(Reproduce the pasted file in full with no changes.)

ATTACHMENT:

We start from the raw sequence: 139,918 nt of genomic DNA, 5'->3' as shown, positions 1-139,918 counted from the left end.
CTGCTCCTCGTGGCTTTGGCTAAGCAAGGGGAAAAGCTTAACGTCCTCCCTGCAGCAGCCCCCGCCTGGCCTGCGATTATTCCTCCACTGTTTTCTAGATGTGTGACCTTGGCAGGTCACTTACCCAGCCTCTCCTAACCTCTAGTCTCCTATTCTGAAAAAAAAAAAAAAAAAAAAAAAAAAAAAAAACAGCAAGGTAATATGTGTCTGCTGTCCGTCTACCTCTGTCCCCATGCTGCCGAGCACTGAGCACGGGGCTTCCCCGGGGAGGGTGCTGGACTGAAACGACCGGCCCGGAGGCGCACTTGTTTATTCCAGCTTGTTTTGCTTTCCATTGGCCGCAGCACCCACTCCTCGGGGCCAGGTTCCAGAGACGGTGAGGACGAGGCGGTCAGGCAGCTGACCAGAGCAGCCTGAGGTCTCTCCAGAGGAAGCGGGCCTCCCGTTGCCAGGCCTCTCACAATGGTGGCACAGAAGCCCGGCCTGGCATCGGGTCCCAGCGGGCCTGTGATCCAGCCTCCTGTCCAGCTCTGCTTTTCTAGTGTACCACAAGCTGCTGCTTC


We start from the raw sequence: 139,918 nt of genomic DNA, 5'->3' as shown, positions 1-139,918 counted from the left end.
CTGCTCCTCGTGGCTTTGGCTAAGCAAGGGGAAAAGCTTAACGTCCTCCCTGCAGCAGCCCCCGCCTGGCCTGCGATTATTCCTCCACTGTTTTCTAGATGTGTGACCTTGGCAGGTCACTTACCCAGCCTCTCCTAACCTCTAGTCTCCTATTCTGAAAAAAAAAAAAAAAAAAAAAAAAAAAAAAAACAGCAAGGTAATATGTGTCTGCTGTCCGTCTACCTCTGTCCCCATGCTGCCGAGCACTGAGCACGGGGCTTCCCCGGGGAGGGTGCTGGACTGAAACGACCGGCCCGGAGGCGCACTTGTTTATTCCAGCTTGTTTTGCTTTCCATTGGCCGCAGCACCCACTCCTCGGGGCCAGGTTCCAGAGACGGTGAGGACGAGGCGGTCAGGCAGCTGACCAGAGCAGCCTGAGGTCTCTCCAGAGGAAGCGGGCCTCCCGTTGCCAGGCCTCTCACAATGGTGGCACAGAAGCCCGGCCTGGCATCGGGTCCCAGCGGGCCTGTGATCCAGCCTCCTGTCCAGCTCTGCTTTTCTAGTGTACCACAAGCTGCTGCTTC